I have demonstrated through the words of central bankers themselves how the goal of introducing digital currency is an integral part of their plans over the next decade. It is on record that global planners want to 'reset' the current financial system and replace it with a new set up underpinned by intangible assets. Global elites refer to this as either the rise of the Fourth Industrial Revolution or a 'new world order' of finance. What is a carefully preordained agenda has been fashioned to appear as nothing more than the innocent evolution of technology. It is a deception that can be challenged using the communications issued by central banks.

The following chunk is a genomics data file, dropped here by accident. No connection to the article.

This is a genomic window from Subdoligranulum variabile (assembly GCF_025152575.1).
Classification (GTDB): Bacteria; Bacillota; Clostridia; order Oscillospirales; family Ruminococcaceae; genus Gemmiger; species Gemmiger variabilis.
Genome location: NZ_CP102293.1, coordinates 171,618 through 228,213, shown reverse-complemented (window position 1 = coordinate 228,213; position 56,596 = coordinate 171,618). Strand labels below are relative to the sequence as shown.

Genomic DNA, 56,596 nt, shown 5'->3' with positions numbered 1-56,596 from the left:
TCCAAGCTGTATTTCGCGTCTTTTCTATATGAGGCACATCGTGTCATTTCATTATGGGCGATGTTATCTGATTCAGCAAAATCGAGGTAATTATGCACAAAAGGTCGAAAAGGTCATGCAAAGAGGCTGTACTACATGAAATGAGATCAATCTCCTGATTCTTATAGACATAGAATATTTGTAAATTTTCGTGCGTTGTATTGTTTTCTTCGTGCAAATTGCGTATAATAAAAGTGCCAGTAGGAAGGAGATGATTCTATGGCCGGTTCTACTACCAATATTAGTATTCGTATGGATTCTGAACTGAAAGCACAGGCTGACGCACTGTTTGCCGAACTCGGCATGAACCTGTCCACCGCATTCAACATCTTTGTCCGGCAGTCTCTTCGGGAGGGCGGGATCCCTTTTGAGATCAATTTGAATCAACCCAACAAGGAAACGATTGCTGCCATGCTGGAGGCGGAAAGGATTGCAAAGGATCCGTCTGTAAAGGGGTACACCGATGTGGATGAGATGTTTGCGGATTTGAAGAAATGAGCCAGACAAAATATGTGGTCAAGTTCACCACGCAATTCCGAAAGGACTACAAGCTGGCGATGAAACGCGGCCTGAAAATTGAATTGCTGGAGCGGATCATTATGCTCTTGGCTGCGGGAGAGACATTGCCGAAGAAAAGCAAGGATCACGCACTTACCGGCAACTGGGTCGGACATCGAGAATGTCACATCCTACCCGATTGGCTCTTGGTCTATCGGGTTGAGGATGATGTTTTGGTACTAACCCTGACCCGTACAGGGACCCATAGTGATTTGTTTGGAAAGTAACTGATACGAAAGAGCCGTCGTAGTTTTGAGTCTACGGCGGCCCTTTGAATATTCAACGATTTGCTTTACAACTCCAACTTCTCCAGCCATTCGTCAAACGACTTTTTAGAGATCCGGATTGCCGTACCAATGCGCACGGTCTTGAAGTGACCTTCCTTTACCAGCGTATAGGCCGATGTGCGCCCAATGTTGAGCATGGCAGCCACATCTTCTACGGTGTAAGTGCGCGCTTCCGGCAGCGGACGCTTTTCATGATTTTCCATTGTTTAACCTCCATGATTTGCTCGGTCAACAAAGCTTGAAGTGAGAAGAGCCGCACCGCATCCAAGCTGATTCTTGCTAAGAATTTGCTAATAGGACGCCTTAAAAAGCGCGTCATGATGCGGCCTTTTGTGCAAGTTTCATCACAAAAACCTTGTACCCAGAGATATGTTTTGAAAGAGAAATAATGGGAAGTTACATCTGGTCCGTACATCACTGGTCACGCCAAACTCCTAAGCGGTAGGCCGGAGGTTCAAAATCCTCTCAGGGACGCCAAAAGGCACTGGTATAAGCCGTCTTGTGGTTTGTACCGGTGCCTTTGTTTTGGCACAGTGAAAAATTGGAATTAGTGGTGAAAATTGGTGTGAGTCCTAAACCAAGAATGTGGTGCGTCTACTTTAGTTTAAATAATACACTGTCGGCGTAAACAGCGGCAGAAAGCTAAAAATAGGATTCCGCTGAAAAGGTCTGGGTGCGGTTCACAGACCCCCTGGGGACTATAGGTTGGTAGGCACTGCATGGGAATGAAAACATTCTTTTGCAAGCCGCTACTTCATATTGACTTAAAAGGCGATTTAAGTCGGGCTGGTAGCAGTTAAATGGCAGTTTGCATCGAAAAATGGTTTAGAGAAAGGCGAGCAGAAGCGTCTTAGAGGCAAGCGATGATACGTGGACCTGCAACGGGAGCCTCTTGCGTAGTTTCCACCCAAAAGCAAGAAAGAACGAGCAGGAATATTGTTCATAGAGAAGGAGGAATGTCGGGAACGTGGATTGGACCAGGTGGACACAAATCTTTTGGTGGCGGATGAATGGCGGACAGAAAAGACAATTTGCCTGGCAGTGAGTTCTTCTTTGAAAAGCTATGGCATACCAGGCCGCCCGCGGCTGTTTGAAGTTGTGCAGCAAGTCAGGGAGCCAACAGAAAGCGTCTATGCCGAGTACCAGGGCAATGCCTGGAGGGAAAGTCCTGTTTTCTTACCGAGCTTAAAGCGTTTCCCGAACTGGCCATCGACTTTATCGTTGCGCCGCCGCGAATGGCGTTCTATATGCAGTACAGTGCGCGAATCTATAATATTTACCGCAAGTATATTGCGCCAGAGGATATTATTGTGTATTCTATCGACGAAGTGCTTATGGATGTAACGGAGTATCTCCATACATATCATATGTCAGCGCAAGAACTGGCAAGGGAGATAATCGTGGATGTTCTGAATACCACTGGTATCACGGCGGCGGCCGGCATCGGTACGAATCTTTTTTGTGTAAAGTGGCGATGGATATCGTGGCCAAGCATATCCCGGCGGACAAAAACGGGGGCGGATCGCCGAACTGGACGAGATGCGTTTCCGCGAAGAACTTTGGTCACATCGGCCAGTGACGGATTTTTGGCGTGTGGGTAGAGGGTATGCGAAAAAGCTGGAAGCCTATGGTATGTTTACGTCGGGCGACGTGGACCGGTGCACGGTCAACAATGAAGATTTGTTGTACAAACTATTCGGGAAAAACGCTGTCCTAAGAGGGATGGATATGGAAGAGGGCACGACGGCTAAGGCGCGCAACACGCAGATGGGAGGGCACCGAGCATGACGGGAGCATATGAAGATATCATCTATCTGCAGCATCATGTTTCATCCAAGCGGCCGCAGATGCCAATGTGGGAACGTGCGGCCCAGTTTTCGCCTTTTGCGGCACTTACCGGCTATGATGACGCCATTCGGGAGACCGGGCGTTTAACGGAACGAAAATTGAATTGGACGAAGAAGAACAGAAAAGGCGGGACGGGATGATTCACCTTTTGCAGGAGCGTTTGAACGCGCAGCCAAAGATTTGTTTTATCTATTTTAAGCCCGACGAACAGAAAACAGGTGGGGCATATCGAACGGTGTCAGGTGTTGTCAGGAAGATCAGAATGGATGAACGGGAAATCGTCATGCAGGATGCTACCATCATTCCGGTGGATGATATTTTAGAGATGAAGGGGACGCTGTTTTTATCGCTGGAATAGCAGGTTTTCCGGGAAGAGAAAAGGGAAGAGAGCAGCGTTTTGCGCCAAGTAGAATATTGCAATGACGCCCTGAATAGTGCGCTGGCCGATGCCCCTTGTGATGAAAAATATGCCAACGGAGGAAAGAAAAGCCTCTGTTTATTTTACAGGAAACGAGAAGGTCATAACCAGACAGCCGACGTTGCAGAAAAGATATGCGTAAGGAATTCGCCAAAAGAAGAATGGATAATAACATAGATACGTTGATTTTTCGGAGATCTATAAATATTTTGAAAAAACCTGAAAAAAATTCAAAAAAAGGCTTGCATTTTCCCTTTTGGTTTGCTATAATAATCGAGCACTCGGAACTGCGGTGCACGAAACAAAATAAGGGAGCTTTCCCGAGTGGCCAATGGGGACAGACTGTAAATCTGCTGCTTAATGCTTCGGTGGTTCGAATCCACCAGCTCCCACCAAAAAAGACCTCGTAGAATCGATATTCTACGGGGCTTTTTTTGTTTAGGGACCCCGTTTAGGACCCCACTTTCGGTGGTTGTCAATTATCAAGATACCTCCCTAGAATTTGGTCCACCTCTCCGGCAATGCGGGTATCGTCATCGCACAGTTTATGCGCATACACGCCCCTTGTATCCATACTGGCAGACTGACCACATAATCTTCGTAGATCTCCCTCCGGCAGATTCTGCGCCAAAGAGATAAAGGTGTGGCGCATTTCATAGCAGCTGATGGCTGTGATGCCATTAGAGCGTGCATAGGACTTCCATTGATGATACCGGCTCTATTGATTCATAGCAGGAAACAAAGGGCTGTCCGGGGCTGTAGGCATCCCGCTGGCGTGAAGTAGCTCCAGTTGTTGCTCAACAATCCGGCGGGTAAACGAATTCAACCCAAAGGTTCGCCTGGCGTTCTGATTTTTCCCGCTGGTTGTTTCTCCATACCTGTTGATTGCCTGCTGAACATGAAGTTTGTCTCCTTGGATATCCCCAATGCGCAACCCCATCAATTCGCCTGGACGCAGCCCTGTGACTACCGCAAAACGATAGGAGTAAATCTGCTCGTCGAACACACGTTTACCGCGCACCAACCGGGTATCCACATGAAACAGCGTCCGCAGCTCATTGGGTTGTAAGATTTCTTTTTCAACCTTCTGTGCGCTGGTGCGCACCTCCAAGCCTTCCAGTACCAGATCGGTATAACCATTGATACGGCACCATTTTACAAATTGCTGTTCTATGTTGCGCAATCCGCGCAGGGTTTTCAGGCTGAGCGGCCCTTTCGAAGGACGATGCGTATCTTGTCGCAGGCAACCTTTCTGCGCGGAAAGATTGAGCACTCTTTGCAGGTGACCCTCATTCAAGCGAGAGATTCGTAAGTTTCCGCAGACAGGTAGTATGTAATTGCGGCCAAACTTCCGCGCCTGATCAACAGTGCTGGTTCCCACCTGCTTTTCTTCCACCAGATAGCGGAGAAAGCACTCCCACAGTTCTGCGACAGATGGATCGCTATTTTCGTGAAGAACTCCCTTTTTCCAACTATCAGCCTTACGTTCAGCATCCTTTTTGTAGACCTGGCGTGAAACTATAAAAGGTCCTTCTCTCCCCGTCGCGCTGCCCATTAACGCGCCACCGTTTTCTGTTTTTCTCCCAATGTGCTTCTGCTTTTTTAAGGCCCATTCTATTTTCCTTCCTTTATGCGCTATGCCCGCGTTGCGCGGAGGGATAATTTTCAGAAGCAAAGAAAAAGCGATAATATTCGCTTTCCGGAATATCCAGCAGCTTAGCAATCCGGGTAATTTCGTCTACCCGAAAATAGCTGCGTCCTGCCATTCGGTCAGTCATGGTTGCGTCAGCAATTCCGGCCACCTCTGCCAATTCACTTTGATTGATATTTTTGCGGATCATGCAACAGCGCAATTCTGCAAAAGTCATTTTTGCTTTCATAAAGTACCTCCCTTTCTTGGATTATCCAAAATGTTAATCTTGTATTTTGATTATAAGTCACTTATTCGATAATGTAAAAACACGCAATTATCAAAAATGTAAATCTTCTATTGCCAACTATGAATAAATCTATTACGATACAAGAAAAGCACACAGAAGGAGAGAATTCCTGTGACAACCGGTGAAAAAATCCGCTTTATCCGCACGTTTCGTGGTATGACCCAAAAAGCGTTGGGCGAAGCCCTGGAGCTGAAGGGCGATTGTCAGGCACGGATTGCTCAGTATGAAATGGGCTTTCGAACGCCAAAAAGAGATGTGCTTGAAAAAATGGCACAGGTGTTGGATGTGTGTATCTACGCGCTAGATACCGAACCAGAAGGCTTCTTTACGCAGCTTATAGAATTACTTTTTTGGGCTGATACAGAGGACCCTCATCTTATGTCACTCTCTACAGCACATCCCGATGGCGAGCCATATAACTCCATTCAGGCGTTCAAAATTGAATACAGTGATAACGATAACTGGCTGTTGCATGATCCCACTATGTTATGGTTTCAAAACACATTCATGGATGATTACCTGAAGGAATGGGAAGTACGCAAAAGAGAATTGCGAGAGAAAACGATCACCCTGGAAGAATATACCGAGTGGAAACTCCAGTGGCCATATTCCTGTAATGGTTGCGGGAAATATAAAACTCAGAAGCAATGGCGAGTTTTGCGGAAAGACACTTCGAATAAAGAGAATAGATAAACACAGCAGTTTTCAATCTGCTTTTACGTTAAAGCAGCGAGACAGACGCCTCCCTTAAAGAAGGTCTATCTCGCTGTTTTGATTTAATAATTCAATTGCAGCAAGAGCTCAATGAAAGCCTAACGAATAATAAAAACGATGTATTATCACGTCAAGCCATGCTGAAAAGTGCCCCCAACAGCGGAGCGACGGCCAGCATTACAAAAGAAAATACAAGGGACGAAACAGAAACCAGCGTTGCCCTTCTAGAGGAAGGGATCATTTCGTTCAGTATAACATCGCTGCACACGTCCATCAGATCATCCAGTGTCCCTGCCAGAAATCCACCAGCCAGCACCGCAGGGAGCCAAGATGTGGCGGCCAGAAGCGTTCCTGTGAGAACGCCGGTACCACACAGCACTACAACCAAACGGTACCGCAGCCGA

Rather than rely on supposition, let's allow those within the central banking community to speak for themselves.
In November 2019 Johannes Beermann, a member of the German Bundesbank responsible for cash management, gave a speech in China called 'Cash and digital currencies from a central bank's perspective.' Beermann confirmed that cash circulation in Germany is on the rise, with the Bundesbank having issued over half the total value of euro banknotes now in circulation. 'There may be less cash around', said Beermann, 'but we are far from being cashless.'
Beermann went on to say that new methods of payments 'tend to evolve in stages', and that 'the transition towards a society with less cash has to be driven by the user and not the supplier.' But even though a large proportion of German citizens are still demanding banknotes, it has not prevented the Bundesbank from openly discussing the possibility of a central bank digital currency superseding cash in the future.